Maik Nawrocki stays bullish in face of Celtic critics - 'you have to block things out'

Polish defender says he never regretted his decision to move to Glasgow

It is a fact that Maik Nawrocki has never had a bad game for Celtic. Equally true is that the central defender has had precious few games for the club he joined from Legia Warsaw in a £4.3million deal last summer.

Those two facets of the 22-year-old’s troublesome first six months in Scotland didn’t stop dark mutterings over the player’s prowess after he was sidelined by a hamstring injury sustained in only his third outing – in the Viaplay Cup exit away to Kilmarnock in August. As Nawrocki failed to resurface until the festive derby victory, he was deemed to be a prime example of the Scottish champions’ flawed summer transfer business – one among the sizeable collection of seemingly under-cooked and underwhelming acquisitions. It was forgotten that the defender had been a rare decent performer in the dismal display at Rugby Park that marked an early setback for Brendan Rodgers in his second spell at the Celtic helm.

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Narwocki doesn’t downplay how difficult it was to push through his hamstring issue only weeks on from moving to a new club and country. He didn’t make that any more taxing by paying any heed to being brutally written off without having made any on-field missteps to warrant such harsh appraisals. “I think as a football player you have to block things out and avoid reading everything,” he said. “It’s normal that people judge you and speak about it but I am a football player and I know how to deal with it. It didn’t bother me in any way.”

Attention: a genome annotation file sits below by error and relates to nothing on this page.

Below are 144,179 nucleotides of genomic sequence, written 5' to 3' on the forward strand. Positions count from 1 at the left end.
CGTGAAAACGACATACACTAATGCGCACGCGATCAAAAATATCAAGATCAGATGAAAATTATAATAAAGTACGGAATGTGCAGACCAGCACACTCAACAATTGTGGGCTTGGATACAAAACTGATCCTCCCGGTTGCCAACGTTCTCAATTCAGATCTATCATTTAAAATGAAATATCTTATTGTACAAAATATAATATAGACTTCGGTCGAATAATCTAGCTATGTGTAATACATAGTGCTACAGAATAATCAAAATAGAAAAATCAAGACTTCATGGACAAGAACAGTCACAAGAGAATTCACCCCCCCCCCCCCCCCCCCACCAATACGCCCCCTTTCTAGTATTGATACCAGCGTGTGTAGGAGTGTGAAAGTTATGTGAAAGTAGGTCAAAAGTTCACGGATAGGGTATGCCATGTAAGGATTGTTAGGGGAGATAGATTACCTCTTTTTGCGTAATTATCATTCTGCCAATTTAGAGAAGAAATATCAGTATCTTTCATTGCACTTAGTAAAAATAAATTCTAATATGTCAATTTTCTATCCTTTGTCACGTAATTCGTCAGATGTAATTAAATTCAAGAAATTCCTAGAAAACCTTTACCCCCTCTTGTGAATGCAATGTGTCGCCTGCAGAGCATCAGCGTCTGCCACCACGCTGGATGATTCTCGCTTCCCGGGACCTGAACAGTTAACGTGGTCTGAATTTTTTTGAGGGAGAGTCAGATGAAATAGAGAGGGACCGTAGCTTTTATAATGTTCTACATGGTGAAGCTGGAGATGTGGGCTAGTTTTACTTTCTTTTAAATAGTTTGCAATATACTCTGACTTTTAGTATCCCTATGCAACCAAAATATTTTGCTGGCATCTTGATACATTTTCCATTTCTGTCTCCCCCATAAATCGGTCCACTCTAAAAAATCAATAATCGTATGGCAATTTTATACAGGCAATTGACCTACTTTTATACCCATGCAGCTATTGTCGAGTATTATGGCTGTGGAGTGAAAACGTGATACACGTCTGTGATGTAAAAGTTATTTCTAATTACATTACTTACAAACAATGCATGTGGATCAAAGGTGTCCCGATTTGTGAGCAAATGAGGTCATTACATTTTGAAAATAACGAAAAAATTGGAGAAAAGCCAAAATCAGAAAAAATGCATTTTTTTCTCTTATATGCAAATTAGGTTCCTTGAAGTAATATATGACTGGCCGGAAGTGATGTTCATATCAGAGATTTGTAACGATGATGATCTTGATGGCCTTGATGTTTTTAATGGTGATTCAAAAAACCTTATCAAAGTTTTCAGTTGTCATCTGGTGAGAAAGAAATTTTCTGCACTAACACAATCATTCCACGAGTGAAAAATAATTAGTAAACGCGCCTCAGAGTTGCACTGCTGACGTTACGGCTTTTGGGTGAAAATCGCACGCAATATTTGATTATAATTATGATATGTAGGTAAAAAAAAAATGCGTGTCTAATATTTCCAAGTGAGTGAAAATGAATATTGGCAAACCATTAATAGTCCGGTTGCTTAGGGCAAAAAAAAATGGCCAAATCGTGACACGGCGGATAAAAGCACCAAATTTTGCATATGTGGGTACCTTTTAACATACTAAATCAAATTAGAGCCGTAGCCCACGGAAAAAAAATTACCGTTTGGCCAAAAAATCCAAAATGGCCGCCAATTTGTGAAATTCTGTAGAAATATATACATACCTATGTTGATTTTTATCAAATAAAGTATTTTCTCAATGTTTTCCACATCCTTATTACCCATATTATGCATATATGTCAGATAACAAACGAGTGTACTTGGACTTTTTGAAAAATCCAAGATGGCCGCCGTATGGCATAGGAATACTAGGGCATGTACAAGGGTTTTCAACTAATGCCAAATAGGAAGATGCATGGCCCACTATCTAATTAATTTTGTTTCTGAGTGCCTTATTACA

Maik Nawrocki is back in the Celtic fold.Maik Nawrocki is back in the Celtic fold.
Maik Nawrocki is back in the Celtic fold.

Narwocki understood he couldn’t expect to walk back into the Celtic team he hadn’t had time to cement his place in – with the cup loss only his second start, after debuting from the bench. Not when during his rehab, Liam Scales emerged as a rock-solid partner for central defensive mainstay Cameron Carter-Vickers. Especially when his injury had meant he wasn’t named in the club’s Champions League squad list. He admits his misfortune caused him some autumn anxieties, but with three faultless appearances after replacing Stephen Welsh in the early minutes of the Rangers win at the end of December, he feels like “this is the start of the journey” for him at Celtic all over again. Reward for proving “mentally strong”, using his time out to work on his game and be ready for the moment to play again that Rodgers assured would come, and quickly dispelling any thoughts that made his career hadn’t been best served by coming to Scotland when Turkish club Galatasaray also wanted him.

“I think it’s normal to think about that,” Nawrocki said. “But in the end, every time I spoke with someone about it, I never doubted my decision to come here. I feel I fit in here perfectly. I knew myself that it would only be a matter of time before I was back playing. I was always confident that in the end it would go well for me. There were other decisions I could have made. But I am very happy to be here, with all the people, and the situation was just something no-one could have predicted. But sometimes that happens in football. And I never doubted or regretted my decision to come here.”